A team of researchers and public health policymakers led by Grace M. Lee, MD, MPH, from Harvard Pilgrim Health Care Institute and Harvard Medical School, surveyed head infection preventionists (IPs) at 317 acute care hospitals that were directly impacted by the policy change, which was enacted to motivate hospitals to eliminate preventable infections. According to the survey results, 81 percent of IPs reported increased focus on those HAIs targeted by the policy, namely catheter-associated urinary tract infections (CAUTIs) and central line-associated bloodstream infections (CLABSIs).

A majority of IPs reported an increase in surveillance, education, and prevention efforts for HAIs targeted by the CMS policy, particularly for CAUTIs. IPs felt that front-line staff removed urinary (71 percent) and central venous catheters (50 percent) more quickly than before, and increased use of antiseptic-containing dressings for central venous catheters (56 percent) for CLABSI prevention.

Although the policy did not appear to have a major impact on funding to support infection prevention departments (77 percent), a closer working relationship between infection prevention and quality improvement departments (57 percent) and greater collaboration by interdisciplinary teams to prevent HAIs (65 percent) was noted in response to the CMS policy.

While most of the findings were positive, the survey did identify some unintended consequences of the policy. One-third of respondents said their hospitals needed to shift resources away from non-targeted infections in order to focus on targeted infections. IPs also expressed concern that hospitals focused greater effort on improving physician documentation and coding practices to avoid negative financial penalties, rather than enhancing infection prevention efforts to improve patient outcomes. Finally, a quarter of respondents reported that their hospitals performed unnecessary diagnostic testing upon admission to avoid potential financial penalties.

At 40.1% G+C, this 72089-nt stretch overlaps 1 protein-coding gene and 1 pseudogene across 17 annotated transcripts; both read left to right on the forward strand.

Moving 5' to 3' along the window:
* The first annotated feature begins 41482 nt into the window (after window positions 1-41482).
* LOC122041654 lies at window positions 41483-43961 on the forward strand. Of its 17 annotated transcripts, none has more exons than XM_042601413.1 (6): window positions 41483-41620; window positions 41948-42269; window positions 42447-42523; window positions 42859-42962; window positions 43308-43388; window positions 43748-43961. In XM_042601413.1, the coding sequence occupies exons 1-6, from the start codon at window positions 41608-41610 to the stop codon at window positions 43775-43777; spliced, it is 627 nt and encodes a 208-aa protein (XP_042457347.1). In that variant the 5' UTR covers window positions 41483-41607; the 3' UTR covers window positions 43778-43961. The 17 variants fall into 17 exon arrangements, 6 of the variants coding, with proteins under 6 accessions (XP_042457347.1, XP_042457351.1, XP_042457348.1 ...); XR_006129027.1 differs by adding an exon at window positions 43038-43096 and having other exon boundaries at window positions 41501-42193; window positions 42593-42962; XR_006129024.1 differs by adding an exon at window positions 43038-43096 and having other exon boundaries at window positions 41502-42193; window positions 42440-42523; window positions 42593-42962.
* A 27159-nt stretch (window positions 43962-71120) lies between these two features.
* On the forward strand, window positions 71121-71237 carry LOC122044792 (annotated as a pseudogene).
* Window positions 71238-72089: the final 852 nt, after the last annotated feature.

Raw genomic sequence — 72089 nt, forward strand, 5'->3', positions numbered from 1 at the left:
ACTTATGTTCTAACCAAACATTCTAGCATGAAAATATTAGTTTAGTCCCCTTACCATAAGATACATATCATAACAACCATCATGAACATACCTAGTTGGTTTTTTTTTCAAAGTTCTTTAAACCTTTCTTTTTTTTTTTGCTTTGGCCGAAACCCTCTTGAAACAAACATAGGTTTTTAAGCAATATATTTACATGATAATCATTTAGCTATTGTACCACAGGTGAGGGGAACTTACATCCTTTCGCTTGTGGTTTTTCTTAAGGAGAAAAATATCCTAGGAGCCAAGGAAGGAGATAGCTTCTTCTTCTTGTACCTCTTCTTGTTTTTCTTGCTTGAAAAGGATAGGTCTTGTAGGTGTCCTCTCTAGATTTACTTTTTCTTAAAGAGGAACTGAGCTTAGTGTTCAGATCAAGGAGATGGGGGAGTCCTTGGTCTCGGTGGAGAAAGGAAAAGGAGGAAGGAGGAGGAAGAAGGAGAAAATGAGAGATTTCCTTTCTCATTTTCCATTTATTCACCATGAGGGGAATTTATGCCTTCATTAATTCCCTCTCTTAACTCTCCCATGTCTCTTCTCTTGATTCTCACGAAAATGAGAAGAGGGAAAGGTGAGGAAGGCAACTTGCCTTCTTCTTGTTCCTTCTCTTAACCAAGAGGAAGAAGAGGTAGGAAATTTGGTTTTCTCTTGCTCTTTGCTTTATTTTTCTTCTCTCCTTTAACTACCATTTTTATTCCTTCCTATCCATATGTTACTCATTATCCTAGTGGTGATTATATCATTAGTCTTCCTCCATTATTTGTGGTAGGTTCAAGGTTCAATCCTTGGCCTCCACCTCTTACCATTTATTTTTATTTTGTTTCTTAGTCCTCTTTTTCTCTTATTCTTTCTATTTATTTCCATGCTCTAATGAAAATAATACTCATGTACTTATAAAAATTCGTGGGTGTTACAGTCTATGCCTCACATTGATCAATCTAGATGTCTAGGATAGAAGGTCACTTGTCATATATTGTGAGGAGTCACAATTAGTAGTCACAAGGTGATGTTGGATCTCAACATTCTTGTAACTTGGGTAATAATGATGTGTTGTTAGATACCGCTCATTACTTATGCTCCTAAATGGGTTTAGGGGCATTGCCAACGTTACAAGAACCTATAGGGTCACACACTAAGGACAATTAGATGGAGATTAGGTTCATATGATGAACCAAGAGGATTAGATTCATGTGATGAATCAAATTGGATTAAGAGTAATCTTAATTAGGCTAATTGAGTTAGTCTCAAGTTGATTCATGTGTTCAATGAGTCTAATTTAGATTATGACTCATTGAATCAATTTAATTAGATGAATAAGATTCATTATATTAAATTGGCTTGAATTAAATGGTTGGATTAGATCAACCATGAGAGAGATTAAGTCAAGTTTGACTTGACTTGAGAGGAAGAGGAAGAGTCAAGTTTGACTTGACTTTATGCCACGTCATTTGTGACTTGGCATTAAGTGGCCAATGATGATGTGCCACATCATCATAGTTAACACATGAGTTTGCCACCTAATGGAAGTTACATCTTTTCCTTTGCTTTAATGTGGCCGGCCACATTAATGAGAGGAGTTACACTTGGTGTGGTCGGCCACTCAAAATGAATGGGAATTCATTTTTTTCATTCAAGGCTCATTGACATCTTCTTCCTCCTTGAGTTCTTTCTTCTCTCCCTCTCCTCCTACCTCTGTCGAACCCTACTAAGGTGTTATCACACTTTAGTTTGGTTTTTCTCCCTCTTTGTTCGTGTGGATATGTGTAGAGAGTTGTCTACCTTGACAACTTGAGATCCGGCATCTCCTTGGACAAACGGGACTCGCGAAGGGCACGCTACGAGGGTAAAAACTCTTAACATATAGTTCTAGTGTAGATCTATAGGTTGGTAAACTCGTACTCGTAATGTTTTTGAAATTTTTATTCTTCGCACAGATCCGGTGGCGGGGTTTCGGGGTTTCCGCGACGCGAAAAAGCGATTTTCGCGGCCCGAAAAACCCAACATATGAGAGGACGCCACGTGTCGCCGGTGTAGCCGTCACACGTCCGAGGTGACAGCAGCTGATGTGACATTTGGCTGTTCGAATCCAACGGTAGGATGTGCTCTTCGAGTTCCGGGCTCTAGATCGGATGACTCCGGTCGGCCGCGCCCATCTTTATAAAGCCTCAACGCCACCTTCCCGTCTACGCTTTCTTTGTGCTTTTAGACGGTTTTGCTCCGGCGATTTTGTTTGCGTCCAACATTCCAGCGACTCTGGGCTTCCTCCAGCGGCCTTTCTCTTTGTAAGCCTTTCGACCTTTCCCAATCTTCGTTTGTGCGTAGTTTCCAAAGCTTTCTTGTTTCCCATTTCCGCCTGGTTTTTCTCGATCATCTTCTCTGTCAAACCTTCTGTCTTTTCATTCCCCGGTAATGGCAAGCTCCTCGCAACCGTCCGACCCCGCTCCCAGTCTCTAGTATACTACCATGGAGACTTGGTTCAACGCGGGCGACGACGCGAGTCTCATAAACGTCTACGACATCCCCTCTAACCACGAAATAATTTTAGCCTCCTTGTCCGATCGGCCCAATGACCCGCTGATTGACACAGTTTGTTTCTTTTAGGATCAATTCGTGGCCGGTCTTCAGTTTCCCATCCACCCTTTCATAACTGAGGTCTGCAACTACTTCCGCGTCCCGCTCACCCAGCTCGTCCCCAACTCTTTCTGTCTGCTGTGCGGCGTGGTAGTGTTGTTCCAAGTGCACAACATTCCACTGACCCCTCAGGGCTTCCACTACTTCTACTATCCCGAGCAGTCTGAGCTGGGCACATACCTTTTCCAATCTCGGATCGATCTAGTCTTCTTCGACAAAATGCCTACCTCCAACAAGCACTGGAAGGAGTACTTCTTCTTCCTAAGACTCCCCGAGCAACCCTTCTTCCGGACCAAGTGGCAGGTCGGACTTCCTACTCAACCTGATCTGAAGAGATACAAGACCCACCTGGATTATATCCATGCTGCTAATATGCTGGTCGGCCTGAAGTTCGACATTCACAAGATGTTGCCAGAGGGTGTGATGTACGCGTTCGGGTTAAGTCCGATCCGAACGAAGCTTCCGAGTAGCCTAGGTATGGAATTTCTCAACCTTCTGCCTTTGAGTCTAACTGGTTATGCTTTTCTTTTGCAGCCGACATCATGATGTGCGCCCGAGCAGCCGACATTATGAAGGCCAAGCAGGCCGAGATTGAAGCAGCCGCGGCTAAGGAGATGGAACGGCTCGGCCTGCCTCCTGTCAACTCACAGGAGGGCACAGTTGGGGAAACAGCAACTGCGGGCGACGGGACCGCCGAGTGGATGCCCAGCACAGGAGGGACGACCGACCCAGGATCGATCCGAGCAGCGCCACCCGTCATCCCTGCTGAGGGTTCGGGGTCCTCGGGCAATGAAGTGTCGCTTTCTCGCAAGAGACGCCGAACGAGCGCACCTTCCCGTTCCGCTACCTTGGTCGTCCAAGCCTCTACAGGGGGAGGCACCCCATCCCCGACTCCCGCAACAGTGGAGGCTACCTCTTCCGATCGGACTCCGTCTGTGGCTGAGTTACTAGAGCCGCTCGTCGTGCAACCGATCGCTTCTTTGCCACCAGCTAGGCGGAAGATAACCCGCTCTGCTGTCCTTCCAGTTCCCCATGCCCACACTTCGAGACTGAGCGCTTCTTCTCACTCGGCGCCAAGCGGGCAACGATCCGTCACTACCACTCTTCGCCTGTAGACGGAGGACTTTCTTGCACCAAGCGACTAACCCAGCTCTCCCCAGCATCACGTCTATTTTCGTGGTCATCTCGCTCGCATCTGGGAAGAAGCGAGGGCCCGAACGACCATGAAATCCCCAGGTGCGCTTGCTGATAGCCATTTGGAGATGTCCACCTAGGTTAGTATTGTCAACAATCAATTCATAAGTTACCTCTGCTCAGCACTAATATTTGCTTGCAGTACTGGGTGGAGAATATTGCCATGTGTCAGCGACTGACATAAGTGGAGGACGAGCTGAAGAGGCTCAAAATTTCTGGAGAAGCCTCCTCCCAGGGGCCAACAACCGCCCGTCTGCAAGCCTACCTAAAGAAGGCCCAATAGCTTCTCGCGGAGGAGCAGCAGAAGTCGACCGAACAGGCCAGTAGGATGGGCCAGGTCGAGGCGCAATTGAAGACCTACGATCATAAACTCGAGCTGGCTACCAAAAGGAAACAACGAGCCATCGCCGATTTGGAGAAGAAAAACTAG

“The CMS policy of eliminating additional payment for certain HAIs appears to have had a positive impact on hospital infection prevention efforts, yet careful consideration of the potential for unintended consequences is warranted,” say the study authors. “As CMS expands the list of complications for which it will adjust payment and continues to modify its requirements for reporting, it is critical to ensure that policy changes lead to measureable improvements in patient outcomes while minimizing potential unintended consequences.”

This study is one of the first to assess perceived impact of the CMS payment policy on hospital infection prevention efforts as reported by infection preventionists. Infection preventionists were chosen for the study because of their organizational knowledge of infection prevention surveillance, practices, and documentation.